National SPD definitely off the table?
Great news today: the private relaunch of the national Electronic Patient Record (EHR) seems to be off the table for good. Due to privacy concerns, the Senate rightly rejected the SPD earlier this year to the bin. Attempts by a number of stakeholders (including Nictiz) to make this same SPD as yet by private, extra-parliamentary means by starting have now foundered on its financial unfeasibility, so reported the Volkskrant this afternoon. Too few GPs and pharmacists turned out to be in favour of connecting to this EHR. As a result, the whole project became a "ship dead in the water". A sinking wreck. A Titanic which, amid icebergs of privacy and security concerns, was helplessly lost.
The shipwreck of the national SPD is not an isolated case: this is the second megalomaniac anti-privacy project to succumb to intense public pressure this year. (The first was the central database of fingerprints.) Our proof that national resistance to a looming collective privacy violation pays off is thus once again provided.
The step from national to international opposition (via the United Nations) to this Dutch SPD need not be taken now. Privacy First Foundation was already planning to put the SPD firmly on the agenda during the upcoming Universal Periodic Review of the Netherlands at the UN Human Rights Council in Geneva (May 2012). That agenda item can now be dropped in time. Instead, Privacy First will hopefully be able to start reporting to the UN that the Netherlands has made a positive turnaround: from a privacy-violating national SPD to privacy-friendly SPDs at regional level. This will enable the best interests of both patients and healthcare providers to be served.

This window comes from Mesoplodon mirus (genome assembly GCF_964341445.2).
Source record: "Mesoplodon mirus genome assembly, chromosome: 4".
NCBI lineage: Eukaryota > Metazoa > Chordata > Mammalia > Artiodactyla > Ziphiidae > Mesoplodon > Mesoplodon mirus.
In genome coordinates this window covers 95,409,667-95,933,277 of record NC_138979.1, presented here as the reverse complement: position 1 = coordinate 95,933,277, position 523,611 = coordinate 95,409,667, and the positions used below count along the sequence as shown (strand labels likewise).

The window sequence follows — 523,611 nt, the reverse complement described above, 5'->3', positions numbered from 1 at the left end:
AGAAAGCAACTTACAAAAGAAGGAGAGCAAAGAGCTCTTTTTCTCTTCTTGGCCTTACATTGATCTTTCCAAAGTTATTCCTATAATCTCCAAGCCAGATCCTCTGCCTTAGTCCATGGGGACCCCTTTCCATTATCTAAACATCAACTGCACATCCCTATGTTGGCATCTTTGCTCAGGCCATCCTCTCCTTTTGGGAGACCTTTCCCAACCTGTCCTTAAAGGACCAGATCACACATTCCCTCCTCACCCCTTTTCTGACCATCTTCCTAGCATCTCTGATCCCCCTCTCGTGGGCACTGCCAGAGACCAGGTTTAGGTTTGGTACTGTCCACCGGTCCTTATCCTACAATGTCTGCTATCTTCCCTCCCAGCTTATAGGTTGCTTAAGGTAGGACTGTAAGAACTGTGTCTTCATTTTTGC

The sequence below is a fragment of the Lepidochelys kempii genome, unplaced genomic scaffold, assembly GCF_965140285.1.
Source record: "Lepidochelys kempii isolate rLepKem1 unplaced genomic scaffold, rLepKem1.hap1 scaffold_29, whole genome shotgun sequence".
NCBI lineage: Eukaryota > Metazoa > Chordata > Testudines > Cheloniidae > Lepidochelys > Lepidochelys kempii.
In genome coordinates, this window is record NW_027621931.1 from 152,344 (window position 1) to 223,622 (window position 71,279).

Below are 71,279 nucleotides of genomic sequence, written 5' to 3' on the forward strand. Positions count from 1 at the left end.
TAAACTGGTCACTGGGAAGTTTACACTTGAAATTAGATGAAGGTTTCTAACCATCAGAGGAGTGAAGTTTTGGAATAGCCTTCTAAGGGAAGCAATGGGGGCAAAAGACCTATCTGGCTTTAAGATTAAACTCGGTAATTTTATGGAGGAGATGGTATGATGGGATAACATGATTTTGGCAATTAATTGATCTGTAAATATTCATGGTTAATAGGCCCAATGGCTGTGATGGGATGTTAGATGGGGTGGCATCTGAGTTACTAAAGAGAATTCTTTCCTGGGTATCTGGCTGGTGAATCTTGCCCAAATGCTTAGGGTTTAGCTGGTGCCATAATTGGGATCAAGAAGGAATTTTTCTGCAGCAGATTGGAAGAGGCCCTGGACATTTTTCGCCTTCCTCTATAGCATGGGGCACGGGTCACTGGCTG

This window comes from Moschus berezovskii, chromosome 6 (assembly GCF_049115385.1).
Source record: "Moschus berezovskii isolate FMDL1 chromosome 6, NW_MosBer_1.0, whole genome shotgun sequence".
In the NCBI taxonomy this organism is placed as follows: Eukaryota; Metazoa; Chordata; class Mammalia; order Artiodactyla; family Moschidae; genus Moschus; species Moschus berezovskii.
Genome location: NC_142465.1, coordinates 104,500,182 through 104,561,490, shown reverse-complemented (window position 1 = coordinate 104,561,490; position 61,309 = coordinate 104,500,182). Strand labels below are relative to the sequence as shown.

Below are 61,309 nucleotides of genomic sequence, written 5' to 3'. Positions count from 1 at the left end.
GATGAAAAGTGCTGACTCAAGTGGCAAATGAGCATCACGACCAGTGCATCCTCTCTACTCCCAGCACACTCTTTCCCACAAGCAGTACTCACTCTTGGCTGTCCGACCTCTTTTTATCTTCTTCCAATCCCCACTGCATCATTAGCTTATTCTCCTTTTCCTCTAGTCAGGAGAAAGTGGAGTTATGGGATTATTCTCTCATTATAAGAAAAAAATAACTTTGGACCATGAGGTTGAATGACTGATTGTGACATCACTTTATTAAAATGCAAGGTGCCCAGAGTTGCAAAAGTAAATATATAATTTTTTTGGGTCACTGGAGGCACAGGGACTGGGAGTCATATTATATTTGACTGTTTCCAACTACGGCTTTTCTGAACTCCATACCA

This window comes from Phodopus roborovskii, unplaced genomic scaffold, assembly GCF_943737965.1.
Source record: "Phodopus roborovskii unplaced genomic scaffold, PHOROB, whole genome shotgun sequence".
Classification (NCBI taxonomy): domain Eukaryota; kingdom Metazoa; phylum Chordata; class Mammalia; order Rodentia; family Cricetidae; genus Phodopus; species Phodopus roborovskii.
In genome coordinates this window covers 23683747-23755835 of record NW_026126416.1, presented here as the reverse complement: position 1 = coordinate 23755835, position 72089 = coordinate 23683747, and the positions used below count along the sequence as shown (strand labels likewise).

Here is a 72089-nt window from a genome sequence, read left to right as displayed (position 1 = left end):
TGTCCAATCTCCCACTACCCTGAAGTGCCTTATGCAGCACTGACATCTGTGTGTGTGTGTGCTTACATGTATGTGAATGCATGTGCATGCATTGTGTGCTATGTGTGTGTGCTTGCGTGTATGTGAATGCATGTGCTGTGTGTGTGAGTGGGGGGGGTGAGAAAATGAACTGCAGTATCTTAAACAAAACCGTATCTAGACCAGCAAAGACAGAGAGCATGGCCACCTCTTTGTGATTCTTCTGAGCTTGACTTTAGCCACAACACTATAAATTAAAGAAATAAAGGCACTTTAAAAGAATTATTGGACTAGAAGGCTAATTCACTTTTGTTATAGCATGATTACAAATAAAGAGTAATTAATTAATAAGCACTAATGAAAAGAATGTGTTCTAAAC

Update 11 Nov 2011: Unfortunately, a majority in the Lower House (VVD, CDA & PvdA) seems to want to keep the national SPD after all; see draft Chamber motion at https://zoek.officielebekendmakingen.nl/kst-138211.html. A vote on this motion is tentatively scheduled for Tuesday 15 November next.